Life is too short to sell things you don't believe in - secret of powerful marketing campaigns

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Believe in what you sell and others will too. I often say this:

Life’s too short to sell things you don’t believe in.

Turns out to be a controversial and life-changing statement.  I have known people resign from their very successful jobs after hearing me speak out those simple words on a conference platform.   Just about everyone believes it is true, judging by the show of hands at events I speak at,

Yes, life is far too short to waste doing things that don't matter, that don't make a difference, that really add little value to humankind.

People say things like:

"Just couldn't do it anymore."  "Realised I didn't believe in what I was doing".  "I knew what I was selling people was not the best (for them)."

Why do I know that life is too short?

Because in my first life I trained as a physician, looking after people dying of cancer at home, people very close to death.  It taught me that:

Every day matters

Life is only lived once

Working in advertising can be a tough assignment, selling your own ability to sell just about anything to anyone, regardless of how useful or useless the product is.

Slick campaigns attract attention and boost sales, but selling as a career is hardly a mission in life unless you are convinced of the value of what you are promoting.

It makes a difference when those designing and running campaigns passionately believe in the product or service they are promoting.  It affects the whole team, provides a higher sense of purpose, and influences the quality of messages they develop.

The marketing message

All marketing messages are built around the same theme:  making a better world.  You cannot sell a product or service without a Promise of a better life.  The Purpose of your business is a moral one: deliver on your promise - every time.  Profit is your reward as you do so.

•    Mary Kay Inc  "Enrich women's lives"
•    Ford Inc “Striving to make the world a better place”
•    Merck & Co. Inc  "Business is preserving and improving human life"
•    British Petroleum recently announced a brand-name change to "Beyond Petroleum," signalling a leadership role in moving civilization out of the fossil-fuel era.
•    American Red Cross: “To Improve the Quality of Human Life”
•    Wal-Mart Stores Inc: “We exist to give ordinary folk the chance to buy the same things as rich people”
•    Walt Disney Co: “We make people happy”.
•    MacDonalds: “ We offer the fast-food customer food prepared in the same high quality manner worldwide, tasty and reasonably priced, delivered in a consistent low-key décor and friendly atmosphere”  - the corporation is now under pressure to make an alteration to: “healthy food”

Your marketing message must be connected to your sense of mission – and that raises another problem:  most people in larger organisations are unable to explain in simple, powerful terms what their personal mission inside the corporation is all about, let alone explain how the organisation makes the world a better place.  Not surprising then that we are seeing a crisis of motivation at work.

Here is the Mission Test:

“Having written a 90 second pitch, the next step is to write a 10 second one”  Peter Knight – author The Highly Effective Marketing Plan

Can you explain to a ten year old child in two minutes why what you do each day is so important?  Try it.  You’ll know if you’ve succeeded because the answer is usually the same:  “Cool! I’d like to do that when I grow up!”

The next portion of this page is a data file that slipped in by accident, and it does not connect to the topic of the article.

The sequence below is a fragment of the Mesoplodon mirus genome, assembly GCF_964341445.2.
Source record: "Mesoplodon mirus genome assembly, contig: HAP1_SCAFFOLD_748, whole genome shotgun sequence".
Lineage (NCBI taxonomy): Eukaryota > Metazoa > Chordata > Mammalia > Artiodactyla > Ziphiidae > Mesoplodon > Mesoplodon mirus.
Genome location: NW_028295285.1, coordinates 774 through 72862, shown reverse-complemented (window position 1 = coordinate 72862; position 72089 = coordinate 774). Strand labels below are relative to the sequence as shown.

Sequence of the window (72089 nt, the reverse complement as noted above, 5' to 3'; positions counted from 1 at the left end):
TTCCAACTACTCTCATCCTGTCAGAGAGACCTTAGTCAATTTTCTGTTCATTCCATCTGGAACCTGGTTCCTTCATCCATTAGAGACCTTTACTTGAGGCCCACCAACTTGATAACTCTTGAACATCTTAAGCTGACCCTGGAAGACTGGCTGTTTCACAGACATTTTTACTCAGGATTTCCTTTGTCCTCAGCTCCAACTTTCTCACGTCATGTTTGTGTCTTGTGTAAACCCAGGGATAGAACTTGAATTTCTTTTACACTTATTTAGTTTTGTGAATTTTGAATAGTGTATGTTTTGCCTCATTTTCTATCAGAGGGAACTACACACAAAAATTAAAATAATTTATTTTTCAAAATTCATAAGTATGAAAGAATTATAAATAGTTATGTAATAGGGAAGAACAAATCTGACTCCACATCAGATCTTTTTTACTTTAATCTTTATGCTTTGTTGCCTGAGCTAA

You don’t need many words if the mission is strong.  Here are some examples of the kinds of responses that any employee should be able to generate spontaneously:

GSK – we saves lives and help cure disease
BBC – we help inform the world
Tesco – we provide low cost, quality food
Gillette – we provide a close, safe shave

Even advertising slogans do it

“You can do your homework (as an advertiser) from now until doomsday, but you will never win fame and fortune unless you invent big ideas.  It takes a big idea to attract the attention of customers and get them to buy your product”.  David Ogilvy, founder of Ogilvy and Mather

Just like mission statements, advertising slogans promise a better life

•    Be all you can be - US Army
•    All you have to do is drive one - Suzuki
•    It keeps on going and going and going - Energizer
•    Give me a break - Kitkat
•    Better answers – Compaq
•    Seeing beyond – CIBC
•    Good to the last drop – Maxwell House
•    Built tough – Ford
•    Think different – Apple Macintosh
•    For hair so healthy it shines – Panthene
•    More power, more life – Duracell
•    Drive safely – Volvo
•    Coke is it – Coca Cola

Since every successful marketing proposition is based on building a better world, every new campaign can be tested according to:

How powerful is the overall “build a better world” promise?
How many different promises are there?

* Adapted from Building a Better Business book by Patrick Dixon, who has advised many of the world's largest corporations on better ways to connect with customer passions, better marketing, more powerful campaigns.


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Thanks for promoting with Facebook LIKE or Tweet. Really interested to hear your views. Post below.

Miles Kinsey
September 11, 2013 - 00:03

Nice information you shared. Keep it up

Jorge A Blacutt O
August 21, 2011 - 17:53
future marketing

I just prepare a Delphi with professors in Bolivian Catholic University at the depatment of business administration in Less developed contries on future marketing at companies.

Mark Catchlove
July 11, 2011 - 07:14
Herman Miller

Great article. At Herman Miller we 'create places for people to work, learn, heal and live'.
I think that's pretty good from a global furniture manuafcturer

Join the Debate! What are your own views?